Canada-US deal possible, says Donald Trump after meeting Justin Trudeau

He sounds like he really means

He sounds like he really means

Disruption was felt in all three countries, especially Mexico.

Raising the automotive content thresholds and forcing automakers to verify the North American origin of more electronics and other parts now sourced from Asia would cause some parts manufacturers to forego NAFTA benefits, said Ann Wilson, the association's head of government affairs.

Blowing up the deal appears to be Trump's favored choice.

"My optimism toward NAFTA, toward a renegotiation, isn't based on personality or reading political tea leaves", Trudeau said following his talks with Trump.

Trump on Wednesday repeated his warnings that he might terminate the pact and said he was open to doing a bilateral deal with either Canada or Mexico if three-way negotiations fail.

"I hope the Trump Administration realizes that negotiating without foresight doesn't just adversely affect our economy, it is a return to a panicked approach to globalization and adversely affects the jobs of the 21 Century workforce that depend heavily on American ingenuity".

Phil Levy, senior fellow at the Chicago Council on Global Affairs, pegs the chance of NAFTA's survival at less than 50 percent.

The end of NAFTA would send economic tremors across the continent. In theory, a NAFTA-less North America would revert to the old tariffs, some relatively low (but not for farm products).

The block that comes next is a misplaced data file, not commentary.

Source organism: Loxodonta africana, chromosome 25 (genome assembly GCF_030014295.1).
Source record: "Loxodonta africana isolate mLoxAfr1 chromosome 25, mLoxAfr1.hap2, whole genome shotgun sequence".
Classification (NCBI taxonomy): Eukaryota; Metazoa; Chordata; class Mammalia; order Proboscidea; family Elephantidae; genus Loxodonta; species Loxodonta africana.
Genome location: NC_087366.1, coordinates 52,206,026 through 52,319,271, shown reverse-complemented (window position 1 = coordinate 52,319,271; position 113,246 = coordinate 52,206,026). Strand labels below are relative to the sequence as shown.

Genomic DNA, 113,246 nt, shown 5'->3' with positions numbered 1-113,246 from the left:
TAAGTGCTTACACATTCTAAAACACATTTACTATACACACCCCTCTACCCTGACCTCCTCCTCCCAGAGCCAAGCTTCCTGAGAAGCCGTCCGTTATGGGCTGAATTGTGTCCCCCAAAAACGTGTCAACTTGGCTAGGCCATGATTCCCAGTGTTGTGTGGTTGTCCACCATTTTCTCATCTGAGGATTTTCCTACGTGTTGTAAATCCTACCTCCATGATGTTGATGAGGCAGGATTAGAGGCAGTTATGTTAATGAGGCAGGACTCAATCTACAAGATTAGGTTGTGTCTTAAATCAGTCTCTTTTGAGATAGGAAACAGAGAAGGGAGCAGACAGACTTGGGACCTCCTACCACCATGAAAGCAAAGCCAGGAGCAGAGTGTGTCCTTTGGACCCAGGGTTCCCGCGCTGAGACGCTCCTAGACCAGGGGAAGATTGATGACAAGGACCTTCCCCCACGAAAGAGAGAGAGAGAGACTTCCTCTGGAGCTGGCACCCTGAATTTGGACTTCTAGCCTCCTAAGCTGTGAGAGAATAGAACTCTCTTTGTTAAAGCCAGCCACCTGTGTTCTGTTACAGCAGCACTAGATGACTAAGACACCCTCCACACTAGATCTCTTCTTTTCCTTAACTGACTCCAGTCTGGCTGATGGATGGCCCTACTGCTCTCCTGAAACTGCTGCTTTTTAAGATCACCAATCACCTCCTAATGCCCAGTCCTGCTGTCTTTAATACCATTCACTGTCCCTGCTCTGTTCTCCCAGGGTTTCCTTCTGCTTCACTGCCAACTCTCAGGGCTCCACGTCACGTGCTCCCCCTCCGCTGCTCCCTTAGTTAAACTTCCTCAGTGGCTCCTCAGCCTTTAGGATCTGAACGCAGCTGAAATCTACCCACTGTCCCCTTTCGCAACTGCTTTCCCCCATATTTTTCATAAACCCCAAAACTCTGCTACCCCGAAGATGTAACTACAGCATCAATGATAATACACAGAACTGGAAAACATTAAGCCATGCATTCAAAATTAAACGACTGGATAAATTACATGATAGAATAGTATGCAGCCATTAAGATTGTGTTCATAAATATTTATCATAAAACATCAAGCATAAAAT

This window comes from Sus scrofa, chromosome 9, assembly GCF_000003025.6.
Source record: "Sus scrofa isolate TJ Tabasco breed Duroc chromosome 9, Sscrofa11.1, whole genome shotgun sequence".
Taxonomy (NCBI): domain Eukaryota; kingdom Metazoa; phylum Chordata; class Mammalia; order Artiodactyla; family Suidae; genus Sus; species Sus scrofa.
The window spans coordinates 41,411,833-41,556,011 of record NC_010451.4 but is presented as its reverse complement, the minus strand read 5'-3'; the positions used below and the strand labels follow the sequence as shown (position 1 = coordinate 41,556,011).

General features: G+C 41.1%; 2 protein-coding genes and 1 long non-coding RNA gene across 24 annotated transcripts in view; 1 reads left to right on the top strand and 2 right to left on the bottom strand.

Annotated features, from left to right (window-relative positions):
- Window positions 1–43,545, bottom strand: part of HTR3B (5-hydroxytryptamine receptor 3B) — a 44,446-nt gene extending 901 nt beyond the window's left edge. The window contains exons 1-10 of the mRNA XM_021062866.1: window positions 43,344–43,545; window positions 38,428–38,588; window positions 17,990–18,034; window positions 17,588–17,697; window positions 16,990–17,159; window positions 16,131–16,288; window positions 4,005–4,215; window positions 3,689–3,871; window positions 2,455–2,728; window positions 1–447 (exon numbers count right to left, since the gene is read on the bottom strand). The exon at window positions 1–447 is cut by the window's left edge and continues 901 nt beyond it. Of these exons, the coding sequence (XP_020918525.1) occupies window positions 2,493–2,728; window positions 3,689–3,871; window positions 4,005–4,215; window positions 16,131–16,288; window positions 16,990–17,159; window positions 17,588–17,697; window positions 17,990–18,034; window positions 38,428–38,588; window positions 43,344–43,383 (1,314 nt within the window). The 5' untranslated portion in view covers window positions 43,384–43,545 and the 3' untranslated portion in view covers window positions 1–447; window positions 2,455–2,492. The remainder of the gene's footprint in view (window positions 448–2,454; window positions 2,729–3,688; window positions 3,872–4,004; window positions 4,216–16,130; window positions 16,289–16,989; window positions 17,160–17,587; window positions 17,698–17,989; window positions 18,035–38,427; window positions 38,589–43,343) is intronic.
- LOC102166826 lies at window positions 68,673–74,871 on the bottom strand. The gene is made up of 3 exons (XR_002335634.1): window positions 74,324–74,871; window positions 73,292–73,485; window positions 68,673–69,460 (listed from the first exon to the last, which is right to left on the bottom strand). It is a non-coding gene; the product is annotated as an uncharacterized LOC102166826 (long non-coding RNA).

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In this scenario, the short term consequences for Canada would be severe despite the original Canada-United States Free Trade Agreement remaining in place.

Other U.S. proposals opposed by Canada, Mexico and U.S. business interests include the five-year sunset provision, radical changes to NAFTA's dispute arbitration systems, changes to intellectual property provisions and new protections for U.S. seasonal produce growers.

Trump has maintained his threat to walk out on the fourth round of talks to update the North American Free Trade Agreement, even amid rising opposition at home to his hard-line stance. But U.S. Trade Rep. Robert Lighthizer declared at the outset that the U.S. wouldn't be satisfied with anything but a major overhaul.

The move comes after U.S. aircraft maker Boeing complained that its Canadian rival had received over $3 billion in subsidies from the Canadian federal government and the Quebec provincial government combined.

Those proposals are considered poison pills by Canada and Mexico.

Trudeau defended Canada's limits on dairy imports, according to a lawmaker present in the meeting, saying the prime minister countered by pointing out the US has plenty of support programs propping up its own farmers. But he acknowledged that "we have to be ready for anything — and we are". Asked if Nafta is dead, Trump said, "We'll see what happens". But Congress can fight back. Lawmakers could pass a resolution calling on the president to obtain congressional authority before invoking the NAFTA clause that lets countries pull out. They could also threaten to block the president's agenda unless he secures congressional approval to withdraw.

With the clock ticking down towards Brexit day in 2019, British ministers are exploring the options if the world's fifth largest economy drops out of the European Union without a clear trade deal. Some of the tariffs wouldn't be especially high.

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